|Publication number||US7019047 B2|
|Application number||US 10/628,056|
|Publication date||Mar 28, 2006|
|Filing date||Jul 25, 2003|
|Priority date||Jul 25, 2003|
|Also published as||CA2532046A1, CA2532046C, CN1852782A, CN1852782B, DE602004013801D1, EP1663545A2, EP1663545A4, EP1663545B1, US20050020727, WO2005012452A2, WO2005012452A3|
|Publication number||10628056, 628056, US 7019047 B2, US 7019047B2, US-B2-7019047, US7019047 B2, US7019047B2|
|Inventors||H. Randall Shriver, Xianping Wang, Jorg Kroker|
|Original Assignee||Ashland Licensing And Intellectual Property Llc|
|Export Citation||BiBTeX, EndNote, RefMan|
|Patent Citations (11), Referenced by (1), Classifications (14), Legal Events (9)|
|External Links: USPTO, USPTO Assignment, Espacenet|
This invention relates to foundry binder systems, which cure in the presence of sulfur dioxide and an oxidizing agent, comprising (a) an epoxy resin; (b) an alkyl silicate; (c) an ester of a fatty acid, (d) an effective amount of a oxidizing agent, and (e) no ethylenically unsaturated monomer or polymer. The foundry binder systems are used for making foundry mixes. The foundry mixes are used to make foundry shapes (such as cores and molds) which are used to make metal castings, particularly ferrous castings.
In the foundry industry, one of the procedures used for making metal parts is “sand casting”. In sand casting, disposable molds and cores are fabricated with a mixture of sand and an organic or inorganic binder. The foundry shapes are arranged in core/mold assembly, which results in a cavity into which molten metal will be poured. After the molten metal is poured into the assembly of molds and cores and cools, the metal part formed by the process is removed from the assembly. The binder is needed so the molds and cores will not disintegrate when they come into contact with the molten metal.
Two of the prominent fabrication processes used in sand casting are the no-bake and the cold-box processes. In the no-bake process, a liquid curing catalyst or co-reactant is mixed with an aggregate and binder to form a foundry mix before shaping the mixture in a pattern. The foundry mix is shaped by putting it into a pattern and allowing it to cure until it is self-supporting and can be handled. In the cold-box process, a gaseous curing catalyst or co-reactant is passed through a shaped mixture (usually in a corebox) of the aggregate and binder to cure the mixture.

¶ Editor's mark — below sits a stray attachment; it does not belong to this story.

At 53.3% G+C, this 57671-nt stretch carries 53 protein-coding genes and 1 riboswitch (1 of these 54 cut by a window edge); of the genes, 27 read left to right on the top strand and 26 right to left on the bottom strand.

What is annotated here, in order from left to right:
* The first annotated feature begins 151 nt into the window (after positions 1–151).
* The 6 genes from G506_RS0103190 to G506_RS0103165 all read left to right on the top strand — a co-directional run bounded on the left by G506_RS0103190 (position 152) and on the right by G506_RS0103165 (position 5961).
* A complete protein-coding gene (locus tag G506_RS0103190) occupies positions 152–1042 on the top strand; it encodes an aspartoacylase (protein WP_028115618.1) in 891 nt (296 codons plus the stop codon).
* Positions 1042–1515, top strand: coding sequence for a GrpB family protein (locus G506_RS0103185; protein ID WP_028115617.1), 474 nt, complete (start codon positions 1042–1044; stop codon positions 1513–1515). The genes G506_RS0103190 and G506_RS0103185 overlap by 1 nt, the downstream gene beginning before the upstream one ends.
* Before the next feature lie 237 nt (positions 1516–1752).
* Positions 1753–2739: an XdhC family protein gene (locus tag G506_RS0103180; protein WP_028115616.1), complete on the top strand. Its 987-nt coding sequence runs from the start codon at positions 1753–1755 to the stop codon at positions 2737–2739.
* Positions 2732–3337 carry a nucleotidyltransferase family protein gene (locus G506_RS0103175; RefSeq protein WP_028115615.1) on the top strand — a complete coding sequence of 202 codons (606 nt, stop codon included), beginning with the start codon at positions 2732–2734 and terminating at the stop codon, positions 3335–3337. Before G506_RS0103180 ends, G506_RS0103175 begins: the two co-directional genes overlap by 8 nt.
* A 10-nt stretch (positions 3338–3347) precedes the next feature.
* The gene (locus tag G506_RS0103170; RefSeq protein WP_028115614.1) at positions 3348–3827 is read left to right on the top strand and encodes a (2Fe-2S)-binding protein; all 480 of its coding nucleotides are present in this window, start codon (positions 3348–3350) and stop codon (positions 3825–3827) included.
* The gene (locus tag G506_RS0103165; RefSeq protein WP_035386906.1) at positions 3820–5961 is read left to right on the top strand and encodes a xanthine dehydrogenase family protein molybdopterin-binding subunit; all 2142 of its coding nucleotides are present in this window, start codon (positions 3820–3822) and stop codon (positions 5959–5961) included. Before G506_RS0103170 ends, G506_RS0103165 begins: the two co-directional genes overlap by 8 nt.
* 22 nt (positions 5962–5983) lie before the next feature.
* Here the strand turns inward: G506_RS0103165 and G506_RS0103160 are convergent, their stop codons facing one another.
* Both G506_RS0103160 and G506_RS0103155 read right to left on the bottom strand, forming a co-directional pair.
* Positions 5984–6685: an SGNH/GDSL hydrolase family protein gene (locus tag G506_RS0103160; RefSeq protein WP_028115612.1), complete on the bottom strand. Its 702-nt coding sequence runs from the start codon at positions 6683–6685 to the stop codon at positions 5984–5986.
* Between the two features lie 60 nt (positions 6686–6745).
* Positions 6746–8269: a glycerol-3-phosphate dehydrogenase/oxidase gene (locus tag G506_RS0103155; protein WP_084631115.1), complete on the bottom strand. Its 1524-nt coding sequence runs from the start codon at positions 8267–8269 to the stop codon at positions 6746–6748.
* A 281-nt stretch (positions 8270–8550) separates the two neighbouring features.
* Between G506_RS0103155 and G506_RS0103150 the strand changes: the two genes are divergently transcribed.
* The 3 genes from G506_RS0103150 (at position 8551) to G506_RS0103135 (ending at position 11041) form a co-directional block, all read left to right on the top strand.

A cold-box process widely used in the foundry industry for making cores and molds is the “SO2 cured epoxy/acrylate system”. In this process, a mixture of a hydroperoxide (usually cumene hydroperoxide), an epoxy resin, a multifunctional acrylate, typically a coupling agent, and optional diluents, are mixed into an aggregate (sand) and compacted into a specific shape, typically a core or mold. Sulfur dioxide (SO2), optionally diluted with nitrogen or another inert gas, is blown into the binder/aggregate shape. The shape is instantaneously hardened and can be used immediately in a foundry core/mold system. In this binder system, the acrylate component must be kept separate from the hydroperoxide until the binder is applied to sand, otherwise, free radical polymerization of the acrylate component will begin prematurely and render the binder useless.
The subject invention relates to foundry binder systems, which cure in the presence of gaseous sulfur dioxide and an oxidizing agent, comprising:
It has been found that addition of the alkyl silicate to this acrylate-free binder provides foundry shapes that have enhanced hot strength as measured by erosion resistance and hot tensile strength. The improvements in tensile strength development permits the foundry to uses lower binder levels in the core-making process. This is beneficial in the casting of both light metal (e.g. aluminum) and ferrous parts.
Another advantage of the binder, because it is acrylate-free, is that all of the components of the binder can be sold and used in one package. This simplifies the customer's binder storage and handling operations.
The foundry binders are used for making foundry mixes. The foundry mixes are used to make foundry shapes, such as cores and molds, which are used to make metal castings.
The detailed description and examples will illustrate specific embodiments of the invention will enable one skilled in the art to practice the invention, including the best mode. It is contemplated that many equivalent embodiments of the invention will be operable besides these specifically disclosed. All percentages are percentages by weight unless otherwise specified.
An epoxy resin is a resin having an epoxide group, i.e.,
such that the epoxide functionality of the epoxy resin (epoxide groups per molecule) is equal to or greater than 1.9, typically from 2.0 to 4.0.
Examples of epoxy resins include (1) diglycidyl ethers of bisphenol A, B, F, G and H, (2) halogen-substituted aliphatic epoxides and diglycidyl ethers of other bisphenol compounds such as bisphenol A, B, F, G, and H, and (3) epoxy novolacs, which are glycidyl ethers of phenolic-aldehyde novolacs, (4) cycloaliphatic epoxy resins, and (5) mixtures thereof.
Epoxy resins (1) are made by reacting epichlorohydrin with the bisphenol compound in the presence of an alkaline catalyst. By controlling the operating conditions and varying the ratio of epichlorohydrin to bisphenol compound, products of different molecular weight can be made. Epoxy resins of the type described above based on various bisphenols are available from a wide variety of commercial sources.